Killer Myths About Job References

6 faulty assumptions that klll job offers, & addressing a job history problem.

Posted May 24, 2018

MaxPixels, CC0
Source: MaxPixels, CC0

You’ve worked hard to get near your job search’s finish line. After applying for oodles of jobs, networking ad nauseam, surviving rounds of interviews for naught, finally a would-be employer says, “Okay, now we just need to check your references.”

Gulp! You fear your previous boss could kill the deal. But then you comfort yourself with one or more of these myths, derived from my new book, Careers for Dummies:

  • “My company’s policy is to not give references other than the dates of employment and whether fired for cause.” (“For cause” is a legal term referring primarily to willful bad conduct rather than poor performance.)

Even in such cases, tone and subtle language difference can speak volumes  A monotonic, “Yes, he did work here and was not terminated for cause” is different from an enthusiastically chirped, “Yes, he worked here and left voluntarily.”

  • “I got my past employer to agree to give a positive reference in exchange for my signing the severance agreement.”

Again, tone can tell all. There’s a Grand Canyon of difference between “He was a good employee” said iperfunctorily, and an effusive, “He was a good employee!”, let alone “He was a great employee!”

  • “I won’t include my boss among my references.”

Even many moderately savvy employers insist on a reference from your most recent boss or two.

  • "I’ve found three people who will say nice things about me. I’ll list just those and that’ll take care of the problem.”

Some employers, with your permission, will contact the department you worked in and ask folks about you. For important positions, they may even ask if they can visit that workplace. If your coworkers and boss there weren’t thrilled with you, you’re in a Catch-22: Say yes and they may spill the beans. Say no and the employer will wonder why.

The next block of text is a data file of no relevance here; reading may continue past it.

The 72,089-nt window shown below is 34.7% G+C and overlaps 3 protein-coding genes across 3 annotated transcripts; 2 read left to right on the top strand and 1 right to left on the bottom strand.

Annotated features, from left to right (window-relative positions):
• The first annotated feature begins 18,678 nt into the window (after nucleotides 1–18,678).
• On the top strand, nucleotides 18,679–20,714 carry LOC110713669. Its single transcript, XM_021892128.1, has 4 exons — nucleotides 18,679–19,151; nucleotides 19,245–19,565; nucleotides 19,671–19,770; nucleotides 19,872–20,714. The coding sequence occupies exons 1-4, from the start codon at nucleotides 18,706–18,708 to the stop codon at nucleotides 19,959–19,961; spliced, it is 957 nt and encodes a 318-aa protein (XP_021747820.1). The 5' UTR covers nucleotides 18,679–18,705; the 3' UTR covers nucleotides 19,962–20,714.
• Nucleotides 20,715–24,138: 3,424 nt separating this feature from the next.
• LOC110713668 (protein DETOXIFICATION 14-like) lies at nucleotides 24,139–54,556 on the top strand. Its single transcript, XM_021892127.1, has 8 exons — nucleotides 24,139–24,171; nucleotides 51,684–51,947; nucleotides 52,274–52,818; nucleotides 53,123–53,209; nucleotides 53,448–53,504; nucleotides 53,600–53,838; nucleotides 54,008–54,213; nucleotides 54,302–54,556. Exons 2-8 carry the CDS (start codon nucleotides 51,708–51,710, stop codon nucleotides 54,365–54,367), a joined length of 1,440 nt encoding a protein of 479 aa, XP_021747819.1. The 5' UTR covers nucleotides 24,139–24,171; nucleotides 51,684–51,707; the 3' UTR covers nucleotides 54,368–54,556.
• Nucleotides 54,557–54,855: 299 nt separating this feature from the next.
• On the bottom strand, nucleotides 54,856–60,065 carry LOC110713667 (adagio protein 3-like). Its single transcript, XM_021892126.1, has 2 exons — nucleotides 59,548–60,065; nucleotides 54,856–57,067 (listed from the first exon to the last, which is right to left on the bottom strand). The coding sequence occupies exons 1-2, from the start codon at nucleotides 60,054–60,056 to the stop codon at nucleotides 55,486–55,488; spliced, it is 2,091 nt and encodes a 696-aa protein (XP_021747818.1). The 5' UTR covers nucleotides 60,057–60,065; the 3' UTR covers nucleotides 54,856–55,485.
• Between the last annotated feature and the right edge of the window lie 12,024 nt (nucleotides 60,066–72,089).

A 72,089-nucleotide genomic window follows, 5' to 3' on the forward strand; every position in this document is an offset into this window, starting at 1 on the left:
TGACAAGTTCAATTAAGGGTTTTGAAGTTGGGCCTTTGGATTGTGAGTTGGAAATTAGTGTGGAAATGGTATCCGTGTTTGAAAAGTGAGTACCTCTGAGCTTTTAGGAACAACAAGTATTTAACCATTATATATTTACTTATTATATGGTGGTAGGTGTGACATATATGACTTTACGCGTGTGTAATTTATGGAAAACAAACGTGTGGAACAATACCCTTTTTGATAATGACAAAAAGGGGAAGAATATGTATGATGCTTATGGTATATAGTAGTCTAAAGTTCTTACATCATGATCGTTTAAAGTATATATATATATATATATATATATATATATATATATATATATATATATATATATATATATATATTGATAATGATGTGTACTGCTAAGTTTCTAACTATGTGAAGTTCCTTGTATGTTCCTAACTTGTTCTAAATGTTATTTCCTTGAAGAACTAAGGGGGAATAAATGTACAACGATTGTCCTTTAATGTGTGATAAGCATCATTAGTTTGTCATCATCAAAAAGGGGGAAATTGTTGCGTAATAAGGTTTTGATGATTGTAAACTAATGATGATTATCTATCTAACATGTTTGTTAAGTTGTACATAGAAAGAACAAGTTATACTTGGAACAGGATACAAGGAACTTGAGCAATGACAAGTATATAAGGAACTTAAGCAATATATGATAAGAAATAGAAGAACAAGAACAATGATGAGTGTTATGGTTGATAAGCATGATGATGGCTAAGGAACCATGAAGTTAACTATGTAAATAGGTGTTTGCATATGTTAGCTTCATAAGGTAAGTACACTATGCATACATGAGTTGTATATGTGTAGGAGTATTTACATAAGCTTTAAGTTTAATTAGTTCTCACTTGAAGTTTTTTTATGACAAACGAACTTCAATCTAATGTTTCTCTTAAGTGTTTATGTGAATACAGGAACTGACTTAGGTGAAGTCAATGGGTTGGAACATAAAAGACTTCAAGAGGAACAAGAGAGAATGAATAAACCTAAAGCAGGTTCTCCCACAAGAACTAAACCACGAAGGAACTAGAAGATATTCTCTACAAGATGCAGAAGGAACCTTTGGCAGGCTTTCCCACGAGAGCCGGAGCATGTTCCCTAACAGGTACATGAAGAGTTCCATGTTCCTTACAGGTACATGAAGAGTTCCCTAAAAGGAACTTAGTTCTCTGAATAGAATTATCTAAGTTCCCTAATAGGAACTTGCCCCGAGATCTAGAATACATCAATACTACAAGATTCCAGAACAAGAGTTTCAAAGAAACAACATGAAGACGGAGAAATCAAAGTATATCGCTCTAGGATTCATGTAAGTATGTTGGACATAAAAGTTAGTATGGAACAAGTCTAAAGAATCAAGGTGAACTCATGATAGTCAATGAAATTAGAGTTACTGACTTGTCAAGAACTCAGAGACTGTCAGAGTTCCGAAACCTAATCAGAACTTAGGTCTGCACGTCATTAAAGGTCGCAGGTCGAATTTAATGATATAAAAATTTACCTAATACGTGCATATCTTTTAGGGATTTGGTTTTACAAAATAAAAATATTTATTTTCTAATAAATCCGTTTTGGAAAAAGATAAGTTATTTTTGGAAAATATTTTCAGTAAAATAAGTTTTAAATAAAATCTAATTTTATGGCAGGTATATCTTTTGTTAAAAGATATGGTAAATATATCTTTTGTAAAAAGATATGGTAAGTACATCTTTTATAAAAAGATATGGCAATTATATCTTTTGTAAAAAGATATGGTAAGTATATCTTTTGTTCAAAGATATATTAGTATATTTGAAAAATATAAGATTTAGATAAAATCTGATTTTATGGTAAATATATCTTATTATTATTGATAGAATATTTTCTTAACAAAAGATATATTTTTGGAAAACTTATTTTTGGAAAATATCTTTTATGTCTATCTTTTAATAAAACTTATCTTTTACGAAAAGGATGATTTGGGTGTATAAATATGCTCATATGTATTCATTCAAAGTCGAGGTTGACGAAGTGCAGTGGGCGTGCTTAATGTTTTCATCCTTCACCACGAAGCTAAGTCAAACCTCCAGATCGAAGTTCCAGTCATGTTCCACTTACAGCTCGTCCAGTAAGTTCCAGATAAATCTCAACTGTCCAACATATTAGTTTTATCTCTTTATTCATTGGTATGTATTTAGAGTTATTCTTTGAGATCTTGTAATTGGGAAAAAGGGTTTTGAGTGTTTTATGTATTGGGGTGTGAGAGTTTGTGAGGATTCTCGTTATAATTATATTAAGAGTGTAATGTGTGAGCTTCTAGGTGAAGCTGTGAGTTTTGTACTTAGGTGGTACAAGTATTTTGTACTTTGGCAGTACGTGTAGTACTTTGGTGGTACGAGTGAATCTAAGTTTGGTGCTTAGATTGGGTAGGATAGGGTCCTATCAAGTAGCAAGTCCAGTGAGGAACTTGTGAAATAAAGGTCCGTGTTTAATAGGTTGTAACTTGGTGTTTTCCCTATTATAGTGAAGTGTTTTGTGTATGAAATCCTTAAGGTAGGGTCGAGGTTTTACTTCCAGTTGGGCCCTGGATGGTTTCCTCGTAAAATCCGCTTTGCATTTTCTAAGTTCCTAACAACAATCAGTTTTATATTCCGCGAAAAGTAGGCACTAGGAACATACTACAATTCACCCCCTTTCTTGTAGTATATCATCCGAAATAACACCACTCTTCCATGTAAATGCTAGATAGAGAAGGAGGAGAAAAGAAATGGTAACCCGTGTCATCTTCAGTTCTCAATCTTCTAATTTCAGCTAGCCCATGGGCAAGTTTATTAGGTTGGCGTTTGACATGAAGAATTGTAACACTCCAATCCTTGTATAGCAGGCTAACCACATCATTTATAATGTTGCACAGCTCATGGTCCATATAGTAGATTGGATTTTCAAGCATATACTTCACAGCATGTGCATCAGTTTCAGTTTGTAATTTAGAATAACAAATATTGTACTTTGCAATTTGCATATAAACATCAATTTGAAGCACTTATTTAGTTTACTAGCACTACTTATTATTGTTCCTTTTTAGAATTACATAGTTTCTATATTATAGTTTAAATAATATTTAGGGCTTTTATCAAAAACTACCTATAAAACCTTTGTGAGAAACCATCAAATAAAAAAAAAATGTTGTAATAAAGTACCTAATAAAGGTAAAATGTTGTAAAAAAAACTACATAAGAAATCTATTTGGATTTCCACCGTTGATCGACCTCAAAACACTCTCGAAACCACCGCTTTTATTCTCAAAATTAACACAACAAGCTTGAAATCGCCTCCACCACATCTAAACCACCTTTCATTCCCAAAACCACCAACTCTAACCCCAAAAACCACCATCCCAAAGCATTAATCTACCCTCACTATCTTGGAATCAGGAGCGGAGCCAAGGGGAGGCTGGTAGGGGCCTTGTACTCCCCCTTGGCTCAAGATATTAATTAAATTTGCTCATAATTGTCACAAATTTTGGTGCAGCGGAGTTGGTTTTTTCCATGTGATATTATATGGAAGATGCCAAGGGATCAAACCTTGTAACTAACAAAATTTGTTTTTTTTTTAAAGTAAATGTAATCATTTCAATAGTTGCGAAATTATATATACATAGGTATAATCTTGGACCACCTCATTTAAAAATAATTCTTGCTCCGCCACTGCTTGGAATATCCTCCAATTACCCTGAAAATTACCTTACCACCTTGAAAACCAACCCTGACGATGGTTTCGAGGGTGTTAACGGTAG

Tip: Even if your boss loves you, don’t list any references on your resume. Listing them encourages employers to contact them early in the process. As a result, your references may get contacted so often as to get annoyed. The time to give references is when the reference check is a final step between you and a job offer. Most employers understand that to be appropriate, if only because you don’t want to let your current employer know you’re leaving until you have to.

  • “In my state, they can’t ask me to check the box saying whether I have a criminal record.”

That’s true in some states to help ensure ex-offending job applicants are treated the same as non-offenders. Putting aside whether that’s fair to people who have lived on the straight and narrow, even in those states, an employer can, in most cases, make job offer contingent on a check of criminal record.

  •  “I can preempt the entire problem by omitting my infelicitous places of employment.”

Many employers use a background checking service, not just to check references, but to determine if you’ve omitted places of employment. Yes, you can refuse to have the employer do a background check but that could make an employer wonder why.

The solution to all this is the Boy Scout one: honesty. As every PR pro knows, the key is to get the bad news out early. Your employment wart will be more easily dismissed early on, than if the employer unearths it later. Of course, there’s no reason to portray yourself primarily based on that.  Certainly focus on the positive, and right after you’ve given an answer you sense the employer really likes, briefly put the best face on your job history problem. For example, “I pride myself on my integrity so I want to tell you that my experience on my previous job wasn’t the best.” Then, briefly put on the best legitimate face you can on that and ask, “I’m hoping that’s not a deal killer. What do you think?” With that crisp integrity, you may turn that lemon into lemonade, or at least water.

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